Tragedy of Cape’s ‘tik babies’
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Cape Town - Each year around 1 000 young women addicted to crystal methamphetamine, or tik, give birth to so-called tik babies in Cape Town.
And a number of women who spoke to health-e during a special investigation have revealed anecdotal evidence of widespread abuse.
“I started smoking [heroin, dagga and tik] while I was 16 years old,” said Meggan Adams from the Cape Flats while filling her glass pipe with more of the white tik crystals. She is six-and-a-half-months pregnant with her second child.
“With my first child I was smoking five packets [of tik] a day – one packet just wasn’t enough for me,” Meggan said. “There were times, after I smoked, that I could feel the child being like hyperactive in my tummy.”
Meggan has been living on the streets of Cape Town since she was a child, and despite her pregnancy, prefers to sleep out on the street. According to her, she doesn’t like spending time at home and would rather roam around, begging for money to buy food.
“I’m very worried about her on the streets, very worried,” said Meggan’s mother, Amiena, who often comes to town to meet her and to get some money from her to help support Meggan’s five-year-old son.
Alecia (not her real name), another heavily pregnant young woman from Bishop Lavis, also on the Cape Flats, told how she started smoking tik at the age of 18 after seeing her friends do it. “I smoked with them, and ever since then I’m smoking,” she said while lighting up a tik pipe. Throughout her pregnancy she was smoking up to three bags of tik a day. Two days after the interview in mid June she gave birth to a baby boy called Clintino.
At the age of six weeks baby Clintino died of unknown causes. “I don’t know what happened,” she said. “The Friday he was still okay, but Saturday when I woke up he was blue in the face… I miss him a lot… every day, every hour.”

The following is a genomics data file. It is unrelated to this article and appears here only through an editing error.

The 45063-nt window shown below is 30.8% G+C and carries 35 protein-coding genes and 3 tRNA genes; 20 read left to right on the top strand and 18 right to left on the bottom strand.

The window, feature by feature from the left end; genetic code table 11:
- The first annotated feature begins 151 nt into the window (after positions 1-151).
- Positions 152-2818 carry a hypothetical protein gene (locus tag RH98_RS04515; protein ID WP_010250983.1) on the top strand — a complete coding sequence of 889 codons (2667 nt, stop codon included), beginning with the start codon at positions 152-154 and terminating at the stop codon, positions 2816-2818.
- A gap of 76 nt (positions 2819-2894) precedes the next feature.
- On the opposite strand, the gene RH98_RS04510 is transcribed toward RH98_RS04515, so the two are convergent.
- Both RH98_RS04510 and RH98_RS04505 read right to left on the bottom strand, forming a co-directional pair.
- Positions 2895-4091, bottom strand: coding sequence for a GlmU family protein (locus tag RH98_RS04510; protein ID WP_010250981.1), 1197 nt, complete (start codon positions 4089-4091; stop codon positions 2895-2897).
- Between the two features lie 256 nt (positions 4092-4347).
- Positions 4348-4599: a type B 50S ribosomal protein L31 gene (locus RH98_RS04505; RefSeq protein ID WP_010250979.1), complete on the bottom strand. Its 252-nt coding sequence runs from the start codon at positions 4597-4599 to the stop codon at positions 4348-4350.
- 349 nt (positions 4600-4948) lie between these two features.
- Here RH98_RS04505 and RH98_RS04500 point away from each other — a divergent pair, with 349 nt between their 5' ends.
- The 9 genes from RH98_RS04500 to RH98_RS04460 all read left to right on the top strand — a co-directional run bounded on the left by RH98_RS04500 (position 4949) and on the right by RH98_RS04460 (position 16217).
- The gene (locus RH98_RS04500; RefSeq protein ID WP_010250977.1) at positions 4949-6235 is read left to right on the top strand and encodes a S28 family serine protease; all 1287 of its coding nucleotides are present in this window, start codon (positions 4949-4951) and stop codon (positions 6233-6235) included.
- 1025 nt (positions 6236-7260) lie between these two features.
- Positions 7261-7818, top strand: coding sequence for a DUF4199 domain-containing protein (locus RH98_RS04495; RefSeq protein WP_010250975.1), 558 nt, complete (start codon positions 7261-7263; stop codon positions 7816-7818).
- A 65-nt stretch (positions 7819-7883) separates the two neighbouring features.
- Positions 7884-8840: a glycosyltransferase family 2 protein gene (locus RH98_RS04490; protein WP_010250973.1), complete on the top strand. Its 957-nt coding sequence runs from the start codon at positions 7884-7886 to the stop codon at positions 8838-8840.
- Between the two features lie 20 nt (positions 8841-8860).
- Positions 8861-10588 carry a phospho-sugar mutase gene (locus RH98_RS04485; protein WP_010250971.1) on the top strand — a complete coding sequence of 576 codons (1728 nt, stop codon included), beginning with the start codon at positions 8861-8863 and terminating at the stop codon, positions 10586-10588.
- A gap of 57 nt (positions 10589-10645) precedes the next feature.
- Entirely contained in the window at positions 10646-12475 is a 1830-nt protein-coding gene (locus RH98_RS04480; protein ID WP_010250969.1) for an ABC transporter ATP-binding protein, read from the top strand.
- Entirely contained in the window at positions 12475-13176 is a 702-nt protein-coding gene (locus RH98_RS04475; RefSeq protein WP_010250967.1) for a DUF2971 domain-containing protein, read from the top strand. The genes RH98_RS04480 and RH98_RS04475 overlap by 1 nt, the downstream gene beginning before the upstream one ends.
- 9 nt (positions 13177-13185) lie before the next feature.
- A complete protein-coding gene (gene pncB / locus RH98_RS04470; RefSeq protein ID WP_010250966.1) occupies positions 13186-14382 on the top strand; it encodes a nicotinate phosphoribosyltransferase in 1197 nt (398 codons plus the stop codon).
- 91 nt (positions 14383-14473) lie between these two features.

According to Professor Johan Smith, head of the Neonatal Unit at Tygerberg Hospital in Cape Town, it is estimated that about 200 000 people in the Western Cape use tik, and many of them are pregnant women. Babies born to heavy tik-using mothers may suffer acute symptoms of withdrawal. “These babies are very agitated and irritable, they cry a lot, and they may have seizures,” said Smith. Between 500 and 1 000 babies are born to tik-using mothers in the Western Cape each year.
According to Smith, tik reduces the size of the region of the brain essential for learning and memory.
“It’s a threat to the brain development and the physical health of pregnant mothers, and their children. And it is a threat to the future of our country,” said Smith.
Dr Kirsty Donald of the Red Cross Children’s Hospital conducted a study into the effects of crystal meth on children.
“We followed up a group of neonates whose mothers had reported tik abuse in pregnancy and we looked at their behaviour and developmental outcomes between two and four years of age,” Donald explained. “What was very clear from the results is that children who are exposed to methamphetamine definitely have behavioural and certain developmental problems compared to controls who come from the same communities.”
According to Nirosha Moolla, a school psychologist who often deals with school-going children exposed to tik before birth, these children are much slower than the others in the class. “They struggle to remember, they struggle to hold on to information,” said Moolla.
“What I picked up recently at many schools, that these learners present with a lot of anger, and it is unprovoked anger,” said Faizel Cottle, a learning support adviser. “So there are different symptoms, and it is very closely related to FAS [foetal alcohol syndrome].”
“We are very worried about the scourge of drug abuse on the Cape Flats,” said Albert Fritz, Western Cape Social Development MEC, adding that there are substance abuse working groups actively working on the problem.
“Two years ago we had only about four treatment centres in the province. We have now 24 treatment centres, 22 of which are run by NGOs which we support, and two run by us,” said Fritz.
Despite these successes, he admits that there is a need for more preventative work.
Health-e News Service